You’re Invited To My Pool For A Concert

I am sure a lot of people are wondering what other people are doing about performances as you plan for the day you can actually start again. shared a number of images and videos of the way different venues have been spacing both musicians and audiences.

To me the most novel idea and location was a cello concert at the bottom of an empty pool in Germany. Are the acoustics of a pool conducive to the cello range?  There is another article with more pictures from other angles. The lane markers made for good spacing guides and the grade of the floor as it moved toward the shallow end helped with sightlines.

In Hong Kong, they had plexiglass between orchestra members, but in The Netherlands, they had empty seats and dividers to separate audience members.

There are a number of pictures of people arrayed in seating at social distance which may strike many as a bit depressing given the appearance of sparse attendance.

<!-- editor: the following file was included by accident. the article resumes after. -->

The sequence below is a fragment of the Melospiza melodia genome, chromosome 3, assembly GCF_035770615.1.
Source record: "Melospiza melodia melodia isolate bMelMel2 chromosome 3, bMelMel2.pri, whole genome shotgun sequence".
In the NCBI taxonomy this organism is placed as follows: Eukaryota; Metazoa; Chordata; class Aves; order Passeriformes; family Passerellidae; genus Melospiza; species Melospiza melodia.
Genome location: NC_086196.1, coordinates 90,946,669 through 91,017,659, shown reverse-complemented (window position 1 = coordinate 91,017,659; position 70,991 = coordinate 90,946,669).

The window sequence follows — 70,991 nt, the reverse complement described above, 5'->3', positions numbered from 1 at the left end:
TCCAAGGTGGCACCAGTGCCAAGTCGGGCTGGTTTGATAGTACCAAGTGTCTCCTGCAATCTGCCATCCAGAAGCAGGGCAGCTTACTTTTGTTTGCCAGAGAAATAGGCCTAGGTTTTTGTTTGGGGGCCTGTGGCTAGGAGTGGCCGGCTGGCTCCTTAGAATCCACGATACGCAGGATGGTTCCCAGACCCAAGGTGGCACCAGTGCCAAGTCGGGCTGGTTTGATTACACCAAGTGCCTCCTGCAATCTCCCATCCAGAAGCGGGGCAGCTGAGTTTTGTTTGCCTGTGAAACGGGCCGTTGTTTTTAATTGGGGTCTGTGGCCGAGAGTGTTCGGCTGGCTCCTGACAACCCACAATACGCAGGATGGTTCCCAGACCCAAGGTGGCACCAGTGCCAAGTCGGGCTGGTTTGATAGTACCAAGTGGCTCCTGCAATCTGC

One image I found very striking was that of the London Mozart Players performing in a church. While there was no audience because they were video taping, when I saw all the musicians wearing vibrant red facemasks and bits of red clothing, my first thought was that they really made it work even spaced apart. Granted, some of that is due to good audio and video editing and the ability to zoom in close to the musicians, but for most of the video it is pretty clear everyone is spaced further apart than usual.



About Joe Patti

I have been writing Butts in the Seats (BitS) on topics of arts and cultural administration since 2004 (yikes!). Given the ever evolving concerns facing the sector, I have yet to exhaust the available subject matter. In addition to BitS, I am a founding contributor to the ArtsHacker ( website where I focus on topics related to boards, law, governance, policy and practice.

I am also an evangelist for the effort to Build Public Will For Arts and Culture being helmed by Arts Midwest and the Metropolitan Group. (

My most recent role was as Executive Director of the Grand Opera House in Macon, GA.

Among the things I am most proud are having produced an opera in the Hawaiian language and a dance drama about Hawaii's snow goddess Poli'ahu while working as a Theater Manager in Hawaii. Though there are many more highlights than there is space here to list.


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